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After a Three-Year Journey, ‘Corn Man’ Returns to Grand Central Art Center

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Three years ago, Mexico City-based artist Alfadir Luna and Cal State Fullerton student Alejandro Olivares spent a month adhering corn kernels to a fiberglass mannequin that would come to be known as “Señor de Maíz.” or “Corn Man.”

Every morning, the pair would gather materials from Grand Central Art Center in Santa Ana, where Luna was an artist-in-residence, and make their way to the plaza in front of the mural of the Virgin de Guadalupe. Together, they would sand the mannequin to allow the corn to adhere to the fiberglass and begin the process of choosing kernels that best fit the space — almost like a puzzle.

“The process itself was a kind of meditation, in which an action is repeated over and over again until you lose track of the number of repetitions made,” explained Luna, who estimates that 3,000 kernels were used to cover the mannequin.

“Corn Man” is a replica of a sculpture Luna first created in 2008 to unify merchants in the historic La Merced market of Mexico City. Since then, assembling a new “Corn Man” every October has become a tradition, sometimes with Luna and other times without. Luna wanted to bring the same sense of community to Downtown Santa Ana.

Olivares ’19 (B.A. art-art history), who learned of the opportunity to assist Luna while studying art history at Cal State Fullerton, recalls how people flocked to their project with curiosity.

“Through these conversations, we learned about people’s lives, where they were from, their identity and their culture”” he said. “‘Corn Man’ brought the community of Santa Ana — people from all over Latin America — together, even if it was only for a moment.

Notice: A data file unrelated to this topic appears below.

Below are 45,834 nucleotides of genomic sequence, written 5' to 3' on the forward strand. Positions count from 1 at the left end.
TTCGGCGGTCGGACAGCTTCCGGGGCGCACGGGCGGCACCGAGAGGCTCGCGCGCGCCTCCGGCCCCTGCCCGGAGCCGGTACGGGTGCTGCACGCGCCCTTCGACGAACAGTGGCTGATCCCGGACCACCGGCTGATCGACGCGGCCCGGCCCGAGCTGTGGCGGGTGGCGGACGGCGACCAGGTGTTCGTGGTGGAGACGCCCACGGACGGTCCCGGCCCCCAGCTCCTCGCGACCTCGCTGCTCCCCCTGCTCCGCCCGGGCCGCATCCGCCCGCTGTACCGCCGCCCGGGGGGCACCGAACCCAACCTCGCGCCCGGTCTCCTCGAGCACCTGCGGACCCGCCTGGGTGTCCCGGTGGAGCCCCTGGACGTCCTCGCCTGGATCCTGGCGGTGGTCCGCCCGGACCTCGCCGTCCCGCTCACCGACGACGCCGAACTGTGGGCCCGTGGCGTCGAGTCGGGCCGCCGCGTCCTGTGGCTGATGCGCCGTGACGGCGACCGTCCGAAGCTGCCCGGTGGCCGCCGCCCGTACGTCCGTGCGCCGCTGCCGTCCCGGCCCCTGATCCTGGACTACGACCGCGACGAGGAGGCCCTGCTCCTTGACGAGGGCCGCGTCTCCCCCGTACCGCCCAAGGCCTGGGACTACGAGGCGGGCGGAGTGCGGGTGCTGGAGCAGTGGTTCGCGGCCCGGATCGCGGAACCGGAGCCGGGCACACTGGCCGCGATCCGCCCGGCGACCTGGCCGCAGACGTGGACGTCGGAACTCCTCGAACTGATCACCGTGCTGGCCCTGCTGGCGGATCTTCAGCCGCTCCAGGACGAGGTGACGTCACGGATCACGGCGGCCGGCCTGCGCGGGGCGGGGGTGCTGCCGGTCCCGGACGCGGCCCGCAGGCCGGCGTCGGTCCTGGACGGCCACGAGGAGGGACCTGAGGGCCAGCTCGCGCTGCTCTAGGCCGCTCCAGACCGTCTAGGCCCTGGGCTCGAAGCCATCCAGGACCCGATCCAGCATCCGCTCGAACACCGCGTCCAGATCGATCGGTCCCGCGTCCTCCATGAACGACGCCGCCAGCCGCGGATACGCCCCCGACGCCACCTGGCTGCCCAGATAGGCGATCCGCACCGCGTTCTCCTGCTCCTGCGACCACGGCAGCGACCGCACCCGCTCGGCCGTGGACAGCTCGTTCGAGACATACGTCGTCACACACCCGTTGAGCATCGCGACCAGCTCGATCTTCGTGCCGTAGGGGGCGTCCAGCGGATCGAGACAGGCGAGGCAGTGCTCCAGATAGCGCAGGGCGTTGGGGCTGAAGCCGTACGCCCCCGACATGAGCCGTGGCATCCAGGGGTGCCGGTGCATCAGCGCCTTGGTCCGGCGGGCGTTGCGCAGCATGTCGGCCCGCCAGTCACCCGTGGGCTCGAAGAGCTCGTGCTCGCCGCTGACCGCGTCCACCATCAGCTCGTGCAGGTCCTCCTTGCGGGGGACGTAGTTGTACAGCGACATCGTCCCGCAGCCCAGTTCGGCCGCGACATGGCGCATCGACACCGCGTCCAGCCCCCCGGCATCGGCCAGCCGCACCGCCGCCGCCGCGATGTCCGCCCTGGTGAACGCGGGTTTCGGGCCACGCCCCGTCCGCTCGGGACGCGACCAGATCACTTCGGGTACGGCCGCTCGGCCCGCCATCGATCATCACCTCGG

“Working on this project made me realize that I have an intense love and appreciation for the role that social practice has within the art field,” added Olivares, who is beginning a master’s program in art history with a focus on Latin American art this fall at Cal State LA. “My love for art, created by a community that I relate to, encouraged me to want to learn more and to pass on this knowledge to others.”

Since its completion, “Corn Man” has been exhibited at such locations as OTIS College of Art and Design, Art Institute of Chicago, Pratt Manhattan and Arizona State University Art Museum.

The sculpture returned this August to Grand Central Art Center, where it will remain until Luna can return for the final piece of the project: dismantling and distributing the kernels to the community in a symbolic gesture of unity and connection.

“It is exciting since it is about the closure of the project,” shared Luna. “The sculpture was created in Santa Ana with the purpose of being shelled once the tour through art and education spaces in the U.S. was finished.”

Luna was slated to reprise his role as artist-in-residence at Grand Central in spring 2020, but those plans were stalled due to the COVID-19 pandemic.

“Our hope is to keep the storefront installation up until it is safe for Luna to return,” said John Spiak, director and chief curator of Grand Central Art Center. “‘Corn Man’ is not the first piece to originate here and tour other locations nationally and internationally, but it is the first to come back to be redistributed within our community.”

“Corn Man” is currently on view at Grand Central Art Center’s storefront at 125 N. Broadway, Santa Ana. Masks and social distancing are recommended.

Contact: Lynn Juliano,